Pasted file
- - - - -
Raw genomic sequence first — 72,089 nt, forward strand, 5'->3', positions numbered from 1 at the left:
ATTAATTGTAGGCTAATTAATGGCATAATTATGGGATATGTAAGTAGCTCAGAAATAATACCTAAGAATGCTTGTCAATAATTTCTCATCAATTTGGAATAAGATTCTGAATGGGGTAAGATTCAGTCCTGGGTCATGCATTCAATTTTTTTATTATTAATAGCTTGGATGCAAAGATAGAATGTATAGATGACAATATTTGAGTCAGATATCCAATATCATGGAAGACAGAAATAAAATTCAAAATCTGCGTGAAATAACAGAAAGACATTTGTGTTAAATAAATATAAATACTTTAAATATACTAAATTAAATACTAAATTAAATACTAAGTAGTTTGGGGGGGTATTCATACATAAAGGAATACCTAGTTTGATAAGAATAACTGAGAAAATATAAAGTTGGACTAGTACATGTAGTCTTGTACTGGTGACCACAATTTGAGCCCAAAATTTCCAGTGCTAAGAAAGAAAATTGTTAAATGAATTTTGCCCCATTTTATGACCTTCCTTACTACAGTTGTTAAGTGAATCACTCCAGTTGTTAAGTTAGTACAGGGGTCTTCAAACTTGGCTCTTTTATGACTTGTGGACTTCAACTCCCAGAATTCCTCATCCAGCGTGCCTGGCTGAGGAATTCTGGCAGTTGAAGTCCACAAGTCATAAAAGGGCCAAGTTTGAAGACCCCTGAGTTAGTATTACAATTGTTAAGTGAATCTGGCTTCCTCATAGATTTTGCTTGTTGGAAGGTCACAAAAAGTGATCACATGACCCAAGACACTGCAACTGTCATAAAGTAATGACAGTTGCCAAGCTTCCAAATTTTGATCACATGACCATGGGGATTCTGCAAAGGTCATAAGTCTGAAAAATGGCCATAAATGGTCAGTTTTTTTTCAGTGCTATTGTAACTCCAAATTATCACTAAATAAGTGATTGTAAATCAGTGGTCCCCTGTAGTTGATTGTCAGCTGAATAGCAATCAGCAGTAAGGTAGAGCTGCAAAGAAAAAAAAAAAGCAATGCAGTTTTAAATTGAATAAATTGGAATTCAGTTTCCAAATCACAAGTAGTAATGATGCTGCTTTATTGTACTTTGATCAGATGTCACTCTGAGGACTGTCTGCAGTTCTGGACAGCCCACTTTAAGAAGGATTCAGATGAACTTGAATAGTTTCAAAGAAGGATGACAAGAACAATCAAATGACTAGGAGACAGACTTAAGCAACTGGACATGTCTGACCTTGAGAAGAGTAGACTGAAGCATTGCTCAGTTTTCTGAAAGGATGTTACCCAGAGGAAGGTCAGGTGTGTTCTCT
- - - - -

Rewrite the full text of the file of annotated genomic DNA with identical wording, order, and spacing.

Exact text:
Raw genomic sequence first — 72,089 nt, forward strand, 5'->3', positions numbered from 1 at the left:
ATTAATTGTAGGCTAATTAATGGCATAATTATGGGATATGTAAGTAGCTCAGAAATAATACCTAAGAATGCTTGTCAATAATTTCTCATCAATTTGGAATAAGATTCTGAATGGGGTAAGATTCAGTCCTGGGTCATGCATTCAATTTTTTTATTATTAATAGCTTGGATGCAAAGATAGAATGTATAGATGACAATATTTGAGTCAGATATCCAATATCATGGAAGACAGAAATAAAATTCAAAATCTGCGTGAAATAACAGAAAGACATTTGTGTTAAATAAATATAAATACTTTAAATATACTAAATTAAATACTAAATTAAATACTAAGTAGTTTGGGGGGGTATTCATACATAAAGGAATACCTAGTTTGATAAGAATAACTGAGAAAATATAAAGTTGGACTAGTACATGTAGTCTTGTACTGGTGACCACAATTTGAGCCCAAAATTTCCAGTGCTAAGAAAGAAAATTGTTAAATGAATTTTGCCCCATTTTATGACCTTCCTTACTACAGTTGTTAAGTGAATCACTCCAGTTGTTAAGTTAGTACAGGGGTCTTCAAACTTGGCTCTTTTATGACTTGTGGACTTCAACTCCCAGAATTCCTCATCCAGCGTGCCTGGCTGAGGAATTCTGGCAGTTGAAGTCCACAAGTCATAAAAGGGCCAAGTTTGAAGACCCCTGAGTTAGTATTACAATTGTTAAGTGAATCTGGCTTCCTCATAGATTTTGCTTGTTGGAAGGTCACAAAAAGTGATCACATGACCCAAGACACTGCAACTGTCATAAAGTAATGACAGTTGCCAAGCTTCCAAATTTTGATCACATGACCATGGGGATTCTGCAAAGGTCATAAGTCTGAAAAATGGCCATAAATGGTCAGTTTTTTTTCAGTGCTATTGTAACTCCAAATTATCACTAAATAAGTGATTGTAAATCAGTGGTCCCCTGTAGTTGATTGTCAGCTGAATAGCAATCAGCAGTAAGGTAGAGCTGCAAAGAAAAAAAAAAAGCAATGCAGTTTTAAATTGAATAAATTGGAATTCAGTTTCCAAATCACAAGTAGTAATGATGCTGCTTTATTGTACTTTGATCAGATGTCACTCTGAGGACTGTCTGCAGTTCTGGACAGCCCACTTTAAGAAGGATTCAGATGAACTTGAATAGTTTCAAAGAAGGATGACAAGAACAATCAAATGACTAGGAGACAGACTTAAGCAACTGGACATGTCTGACCTTGAGAAGAGTAGACTGAAGCATTGCTCAGTTTTCTGAAAGGATGTTACCCAGAGGAAGGTCAGGTGTGTTCTCT